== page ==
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Related to zinc sulfate: copper sulfate
a chemical element, atomic number 30, atomic weight 65.37, symbol Zn. (See Appendix 6.) It is a trace element in the diet, a component of several enzymes, including DNA and RNA polymerases and carbonic anhydrase. It is abundant in red meat, shellfish, liver, peas, lentils, beans, and rice. A well-balanced diet assures adequate intake of zinc. Those who may suffer from zinc deficiency include persons on a strictly vegetarian diet and those who are on a high-fiber diet. In the latter case, the zinc is bound to the fiber and is eliminated in the feces without having been absorbed through the intestinal wall. Poor absorption of zinc also can occur in persons with chronic and severe bowel disease. The recommended daily intake is 12–15 mg for an adult. A severe deficiency of zinc can retard growth in children, cause a low sperm count in adult males, and retard wound healing. Signs of a deficiency include anorexia and a diminished sense of taste. An excessive intake of zinc (usually in those who work with the metal or breathe its fumes) can either cause pneumoconiosis or interfere with the body's use of copper and other trace elements, producing diarrhea, nausea, vomiting, and other signs of intestinal irritation.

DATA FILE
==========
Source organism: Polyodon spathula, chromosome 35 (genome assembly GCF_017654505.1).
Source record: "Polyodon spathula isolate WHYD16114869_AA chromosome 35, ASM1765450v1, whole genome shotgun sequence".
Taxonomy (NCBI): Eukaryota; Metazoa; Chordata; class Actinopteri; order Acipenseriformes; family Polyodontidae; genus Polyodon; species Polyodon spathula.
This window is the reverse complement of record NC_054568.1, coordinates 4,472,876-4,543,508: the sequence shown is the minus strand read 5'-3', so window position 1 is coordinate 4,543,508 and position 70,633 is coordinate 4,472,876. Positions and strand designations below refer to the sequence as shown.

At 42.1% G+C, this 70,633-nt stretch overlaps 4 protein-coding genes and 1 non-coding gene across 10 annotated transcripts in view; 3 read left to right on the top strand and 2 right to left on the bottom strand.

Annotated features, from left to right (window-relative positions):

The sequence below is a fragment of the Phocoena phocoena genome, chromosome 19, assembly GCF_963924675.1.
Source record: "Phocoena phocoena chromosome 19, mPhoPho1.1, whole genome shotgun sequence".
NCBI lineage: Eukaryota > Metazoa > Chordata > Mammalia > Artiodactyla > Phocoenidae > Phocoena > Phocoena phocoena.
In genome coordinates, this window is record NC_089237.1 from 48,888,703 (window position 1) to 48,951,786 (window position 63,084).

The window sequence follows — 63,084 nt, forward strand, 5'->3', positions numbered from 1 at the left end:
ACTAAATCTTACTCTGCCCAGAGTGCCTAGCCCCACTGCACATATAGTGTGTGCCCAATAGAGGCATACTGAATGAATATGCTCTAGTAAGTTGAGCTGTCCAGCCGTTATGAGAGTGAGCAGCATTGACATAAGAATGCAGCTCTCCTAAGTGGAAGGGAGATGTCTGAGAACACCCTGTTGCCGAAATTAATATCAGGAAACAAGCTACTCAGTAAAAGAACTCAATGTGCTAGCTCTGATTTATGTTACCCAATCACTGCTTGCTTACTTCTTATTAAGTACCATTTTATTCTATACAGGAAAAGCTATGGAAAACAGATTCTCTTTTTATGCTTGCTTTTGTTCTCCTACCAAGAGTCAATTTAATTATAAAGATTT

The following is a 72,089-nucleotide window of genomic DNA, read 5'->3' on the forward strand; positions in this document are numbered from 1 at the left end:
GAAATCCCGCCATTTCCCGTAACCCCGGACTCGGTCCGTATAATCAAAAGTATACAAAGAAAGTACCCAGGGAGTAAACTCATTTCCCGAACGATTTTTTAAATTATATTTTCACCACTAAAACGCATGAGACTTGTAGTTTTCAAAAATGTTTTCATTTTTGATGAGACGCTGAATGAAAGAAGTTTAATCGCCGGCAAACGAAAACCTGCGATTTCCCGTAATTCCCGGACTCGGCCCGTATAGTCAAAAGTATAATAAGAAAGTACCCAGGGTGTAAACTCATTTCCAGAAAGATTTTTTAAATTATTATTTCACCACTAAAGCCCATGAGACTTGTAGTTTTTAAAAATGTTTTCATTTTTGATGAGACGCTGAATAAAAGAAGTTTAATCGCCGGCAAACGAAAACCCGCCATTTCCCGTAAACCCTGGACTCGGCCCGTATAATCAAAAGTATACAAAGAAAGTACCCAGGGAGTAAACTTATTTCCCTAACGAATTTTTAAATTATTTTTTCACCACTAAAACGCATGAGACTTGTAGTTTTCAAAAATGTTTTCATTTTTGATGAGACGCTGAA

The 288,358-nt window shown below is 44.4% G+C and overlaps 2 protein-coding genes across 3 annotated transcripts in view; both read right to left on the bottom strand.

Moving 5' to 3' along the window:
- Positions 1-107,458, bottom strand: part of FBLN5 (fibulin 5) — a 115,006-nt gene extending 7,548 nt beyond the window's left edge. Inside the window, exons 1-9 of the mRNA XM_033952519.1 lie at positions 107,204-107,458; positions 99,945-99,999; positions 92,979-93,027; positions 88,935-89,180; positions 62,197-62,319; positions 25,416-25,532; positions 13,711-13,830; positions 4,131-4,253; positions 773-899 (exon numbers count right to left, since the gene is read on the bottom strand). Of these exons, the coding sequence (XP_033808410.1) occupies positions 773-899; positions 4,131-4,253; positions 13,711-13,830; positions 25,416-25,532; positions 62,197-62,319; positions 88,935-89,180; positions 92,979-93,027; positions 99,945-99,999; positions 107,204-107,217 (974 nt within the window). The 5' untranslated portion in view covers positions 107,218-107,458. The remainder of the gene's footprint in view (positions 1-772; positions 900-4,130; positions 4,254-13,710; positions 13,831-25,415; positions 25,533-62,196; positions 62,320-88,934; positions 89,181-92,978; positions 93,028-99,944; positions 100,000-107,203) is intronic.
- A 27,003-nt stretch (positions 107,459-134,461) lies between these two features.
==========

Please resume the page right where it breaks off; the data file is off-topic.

zinc acetate a salt used as an astringent and styptic.
zinc chloride a salt used as a nutritional supplement in total parenteral nutrition and applied topically as an astringent and a desensitizer for dentin.
zinc oxide a topical astringent and skin protectant; also a sunscreen.
zinc stearate a powder of zinc in a compound with stearic and palmitic acids; used as a water-repellent skin protectant in dermatoses.
zinc sulfate a topical astringent for mucous membranes, especially those of the eye.
Miller-Keane Encyclopedia and Dictionary of Medicine, Nursing, and Allied Health, Seventh Edition. © 2003 by Saunders, an imprint of Elsevier, Inc. All rights reserved.
used as a local astringent in the treatment of gonorrhea, indolent ulcers, conjunctivitis, and various skin diseases, and internally as an emetic.
Farlex Partner Medical Dictionary © Farlex 2012
A colorless crystalline compound, ZnSO4·7H2O, used medicinally as an emetic and astringent, as a fungicide, and in wood and skin preservatives. Also called white vitriol.
The American Heritage® Medical Dictionary Copyright © 2007, 2004 by Houghton Mifflin Company. Published by Houghton Mifflin Company. All rights reserved.
zinc sul·fate(zingk sŭlfāt)
Used as a local astringent to treat gonorrhea, indolent ulcers, conjunctivitis, and various skin diseases, and internally as an emetic.
Medical Dictionary for the Health Professions and Nursing © Farlex 2012